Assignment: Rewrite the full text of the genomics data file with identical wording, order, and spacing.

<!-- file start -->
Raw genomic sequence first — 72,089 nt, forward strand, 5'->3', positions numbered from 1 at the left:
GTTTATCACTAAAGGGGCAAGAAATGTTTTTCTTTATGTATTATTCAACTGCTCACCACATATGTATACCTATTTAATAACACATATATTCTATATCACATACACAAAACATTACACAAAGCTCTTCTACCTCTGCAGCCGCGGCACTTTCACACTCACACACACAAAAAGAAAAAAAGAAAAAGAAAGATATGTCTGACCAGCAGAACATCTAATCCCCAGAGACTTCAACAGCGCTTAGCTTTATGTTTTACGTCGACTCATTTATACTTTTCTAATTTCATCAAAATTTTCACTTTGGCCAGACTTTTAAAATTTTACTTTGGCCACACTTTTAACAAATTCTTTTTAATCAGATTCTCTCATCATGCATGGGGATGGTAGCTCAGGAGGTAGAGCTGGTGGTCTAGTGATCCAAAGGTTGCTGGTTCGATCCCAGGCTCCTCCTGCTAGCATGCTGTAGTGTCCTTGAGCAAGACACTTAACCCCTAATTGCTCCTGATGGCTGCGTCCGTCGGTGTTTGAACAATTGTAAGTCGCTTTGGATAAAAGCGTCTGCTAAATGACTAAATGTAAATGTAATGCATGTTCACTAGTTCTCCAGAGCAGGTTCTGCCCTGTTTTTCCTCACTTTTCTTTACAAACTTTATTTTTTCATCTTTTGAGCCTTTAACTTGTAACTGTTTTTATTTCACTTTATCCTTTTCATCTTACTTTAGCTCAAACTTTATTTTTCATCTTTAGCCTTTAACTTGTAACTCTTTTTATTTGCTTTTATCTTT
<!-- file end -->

Raw genomic sequence first — 72,089 nt, forward strand, 5'->3', positions numbered from 1 at the left:
GTTTATCACTAAAGGGGCAAGAAATGTTTTTCTTTATGTATTATTCAACTGCTCACCACATATGTATACCTATTTAATAACACATATATTCTATATCACATACACAAAACATTACACAAAGCTCTTCTACCTCTGCAGCCGCGGCACTTTCACACTCACACACACAAAAAGAAAAAAAGAAAAAGAAAGATATGTCTGACCAGCAGAACATCTAATCCCCAGAGACTTCAACAGCGCTTAGCTTTATGTTTTACGTCGACTCATTTATACTTTTCTAATTTCATCAAAATTTTCACTTTGGCCAGACTTTTAAAATTTTACTTTGGCCACACTTTTAACAAATTCTTTTTAATCAGATTCTCTCATCATGCATGGGGATGGTAGCTCAGGAGGTAGAGCTGGTGGTCTAGTGATCCAAAGGTTGCTGGTTCGATCCCAGGCTCCTCCTGCTAGCATGCTGTAGTGTCCTTGAGCAAGACACTTAACCCCTAATTGCTCCTGATGGCTGCGTCCGTCGGTGTTTGAACAATTGTAAGTCGCTTTGGATAAAAGCGTCTGCTAAATGACTAAATGTAAATGTAATGCATGTTCACTAGTTCTCCAGAGCAGGTTCTGCCCTGTTTTTCCTCACTTTTCTTTACAAACTTTATTTTTTCATCTTTTGAGCCTTTAACTTGTAACTGTTTTTATTTCACTTTATCCTTTTCATCTTACTTTAGCTCAAACTTTATTTTTCATCTTTAGCCTTTAACTTGTAACTCTTTTTATTTGCTTTTATCTTT